There is an episode of Star Trek: The Next Generation where they go to an alternate universe where Tasha Yar did not die and everything was super dark. It is to date the only Star Trek episode I think about fondly. The lesson is I only like Star Trek in an alternate universe.
I have always hated Star Trek in its various incarnations, mostly because it includes two of my least favorite things: hard science, and ham fisted allegories for contemporary problems, like a planet full of Native Americans or whatever. When people talk about Abrams streamlining, this is the fat he cuts out. You can argue that hard science and social relevance are not fat but rather essential parts of Star Trek, but you can't deny that Abrams' movie is a good movie in its own right.
Star Trek was the perfect summer popcorn blockbuster, no question. It has the essential quality for Summer blockbusters that Dark Knight sorely lacked -- it was brisk. Dark Knight was 2 hours and 40 minutes and felt like 4. Star Trek was less than 2 hours and felt like 70 minutes. And it showed a lot of economy -- not a wasted sequence. Brad pointed out a tiny detail that really captures the whole well: young Kirk, driving a stolen car, hangs up on his step-dad on a futuristic iPhone. You hear that guy's voice for maybe three sentences -- and never see him -- and that is all you need to know about the man who raised Kirk after his father died and how he became a different man as a result. The humor -- the sequence in which Bones keeps injecting Kirk with things was a particular standout.
My favorite example of economy was the simplicity of introducing the idea of the alternate time line -- two, maybe three sentences on the bridge. This guy went back in time and killed your dad. If that had not happened all this would have happened differently. Then off to the next sequence. It does an excellent job situating itself -- neither a sequel nor prequel nor reboot, it is part of the canonical but also basically free from it. That is exactly the distance Abrams needs to tell a good story -- enough room to have his own thing, but enough closeness so that the decisions he makes matter because they are perceived as moving against, or paying homage to, some established original. Poetic freedom only makes sense in opposition to something, says Harold Bloom, and he is totally right.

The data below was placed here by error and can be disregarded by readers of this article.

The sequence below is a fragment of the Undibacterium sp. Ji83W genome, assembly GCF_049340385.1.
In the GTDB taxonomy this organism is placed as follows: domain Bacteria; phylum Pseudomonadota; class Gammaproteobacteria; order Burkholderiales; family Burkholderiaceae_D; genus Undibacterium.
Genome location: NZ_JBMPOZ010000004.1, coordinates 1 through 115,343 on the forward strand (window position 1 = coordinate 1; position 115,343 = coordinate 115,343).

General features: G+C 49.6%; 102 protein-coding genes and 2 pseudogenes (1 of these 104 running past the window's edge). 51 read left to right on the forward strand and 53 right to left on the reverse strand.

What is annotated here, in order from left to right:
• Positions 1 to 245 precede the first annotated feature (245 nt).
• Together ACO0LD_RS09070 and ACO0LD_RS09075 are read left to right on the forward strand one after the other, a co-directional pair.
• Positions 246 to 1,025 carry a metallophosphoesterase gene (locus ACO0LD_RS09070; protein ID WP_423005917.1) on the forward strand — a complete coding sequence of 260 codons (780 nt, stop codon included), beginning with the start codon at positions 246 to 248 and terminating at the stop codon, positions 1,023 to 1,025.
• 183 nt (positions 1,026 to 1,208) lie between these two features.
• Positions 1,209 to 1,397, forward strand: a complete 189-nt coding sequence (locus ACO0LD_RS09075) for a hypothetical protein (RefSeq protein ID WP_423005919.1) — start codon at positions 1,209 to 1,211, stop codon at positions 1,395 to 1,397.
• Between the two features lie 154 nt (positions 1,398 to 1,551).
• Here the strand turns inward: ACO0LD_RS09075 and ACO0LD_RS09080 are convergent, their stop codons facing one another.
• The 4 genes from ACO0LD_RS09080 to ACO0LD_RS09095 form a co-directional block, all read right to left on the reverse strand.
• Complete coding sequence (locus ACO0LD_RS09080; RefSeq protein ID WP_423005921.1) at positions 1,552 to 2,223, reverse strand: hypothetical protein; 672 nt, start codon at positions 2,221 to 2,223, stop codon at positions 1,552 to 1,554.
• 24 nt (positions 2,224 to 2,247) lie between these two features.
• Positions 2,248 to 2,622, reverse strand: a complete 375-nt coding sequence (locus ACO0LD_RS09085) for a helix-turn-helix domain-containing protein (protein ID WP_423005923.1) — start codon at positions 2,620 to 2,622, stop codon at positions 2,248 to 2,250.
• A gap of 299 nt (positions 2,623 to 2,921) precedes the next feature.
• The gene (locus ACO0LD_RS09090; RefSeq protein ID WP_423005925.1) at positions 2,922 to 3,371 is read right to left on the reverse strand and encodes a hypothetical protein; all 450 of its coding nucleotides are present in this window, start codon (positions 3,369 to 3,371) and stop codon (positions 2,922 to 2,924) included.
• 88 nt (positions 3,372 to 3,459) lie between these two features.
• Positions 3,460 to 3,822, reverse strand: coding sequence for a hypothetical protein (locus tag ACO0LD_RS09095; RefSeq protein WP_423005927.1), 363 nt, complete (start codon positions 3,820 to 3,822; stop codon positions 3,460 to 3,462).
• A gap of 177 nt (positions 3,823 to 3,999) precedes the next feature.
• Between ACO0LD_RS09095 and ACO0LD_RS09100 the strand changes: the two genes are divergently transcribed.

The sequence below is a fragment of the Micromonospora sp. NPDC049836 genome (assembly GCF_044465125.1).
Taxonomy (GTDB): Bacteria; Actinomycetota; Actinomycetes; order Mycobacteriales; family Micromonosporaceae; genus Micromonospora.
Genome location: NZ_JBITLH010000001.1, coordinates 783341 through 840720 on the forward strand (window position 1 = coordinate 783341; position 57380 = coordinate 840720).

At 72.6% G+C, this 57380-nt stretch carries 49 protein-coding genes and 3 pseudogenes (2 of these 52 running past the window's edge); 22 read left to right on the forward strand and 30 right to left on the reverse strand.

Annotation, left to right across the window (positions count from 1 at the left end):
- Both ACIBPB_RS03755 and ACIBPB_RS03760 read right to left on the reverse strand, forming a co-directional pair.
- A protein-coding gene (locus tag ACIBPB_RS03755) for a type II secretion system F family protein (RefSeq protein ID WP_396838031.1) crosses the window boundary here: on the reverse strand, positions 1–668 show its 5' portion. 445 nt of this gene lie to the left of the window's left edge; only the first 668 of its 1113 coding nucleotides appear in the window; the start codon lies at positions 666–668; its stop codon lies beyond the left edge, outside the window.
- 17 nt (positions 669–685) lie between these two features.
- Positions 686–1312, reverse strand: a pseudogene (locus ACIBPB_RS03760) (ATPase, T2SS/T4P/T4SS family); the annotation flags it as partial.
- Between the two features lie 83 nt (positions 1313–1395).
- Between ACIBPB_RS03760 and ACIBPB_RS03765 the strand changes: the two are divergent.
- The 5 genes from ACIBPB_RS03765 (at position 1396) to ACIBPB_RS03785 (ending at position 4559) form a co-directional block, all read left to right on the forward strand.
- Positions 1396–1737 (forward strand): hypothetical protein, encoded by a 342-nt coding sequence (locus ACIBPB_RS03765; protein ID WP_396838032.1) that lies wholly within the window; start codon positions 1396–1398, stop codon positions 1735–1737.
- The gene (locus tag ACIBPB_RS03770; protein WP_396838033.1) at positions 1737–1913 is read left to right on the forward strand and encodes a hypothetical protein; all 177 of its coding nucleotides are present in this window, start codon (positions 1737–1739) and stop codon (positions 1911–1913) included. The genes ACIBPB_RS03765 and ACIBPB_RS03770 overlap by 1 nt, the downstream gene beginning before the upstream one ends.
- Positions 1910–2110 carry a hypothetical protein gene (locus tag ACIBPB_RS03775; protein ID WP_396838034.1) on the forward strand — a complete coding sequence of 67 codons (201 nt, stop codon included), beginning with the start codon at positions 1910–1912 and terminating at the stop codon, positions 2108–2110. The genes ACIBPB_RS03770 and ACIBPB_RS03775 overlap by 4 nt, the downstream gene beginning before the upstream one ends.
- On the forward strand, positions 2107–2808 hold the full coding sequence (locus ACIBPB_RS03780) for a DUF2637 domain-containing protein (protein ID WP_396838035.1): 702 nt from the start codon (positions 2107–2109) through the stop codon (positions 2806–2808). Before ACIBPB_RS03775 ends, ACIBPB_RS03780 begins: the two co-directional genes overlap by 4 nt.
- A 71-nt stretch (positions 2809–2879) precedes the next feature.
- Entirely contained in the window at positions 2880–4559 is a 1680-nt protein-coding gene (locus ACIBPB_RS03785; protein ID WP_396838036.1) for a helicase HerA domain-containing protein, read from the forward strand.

My Trekie friends told me that in the original series there was an episode in which Spock made out with Uhura, so the alternate universe made explicit something implicit in the original, which is a nice detail if you care about that kind of thing. Brad pointed out to me that in the Next Generation movie in which Shatner plays a role he dies falling off a cliff: the sequence where kid Kirk sends the car over the cliff without falling himself is Abrams saying My Kirk will never die by cliffs because that is the wrong ending for that character. Spock on the other hand -- that character was handled perfectly in the films, so he literally gets to survive in Abrams new universe. (Side note: did anyone think it was interesting that the number of Vulcans killed in this movie was said to be either 6 billion or 6 million, and Spock found a new home for the surviving 10,000 -- I felt like maybe this was drawing on Nemoy's Jewish identity, obviously an important part of his career, connecting the destruction of his planet with the Holocaust). Nemoy in the alternate timeline also pays tribute to the past show in a reserved way -- it would have been easy to load this movie up, so that every extra would have been from the various franchises.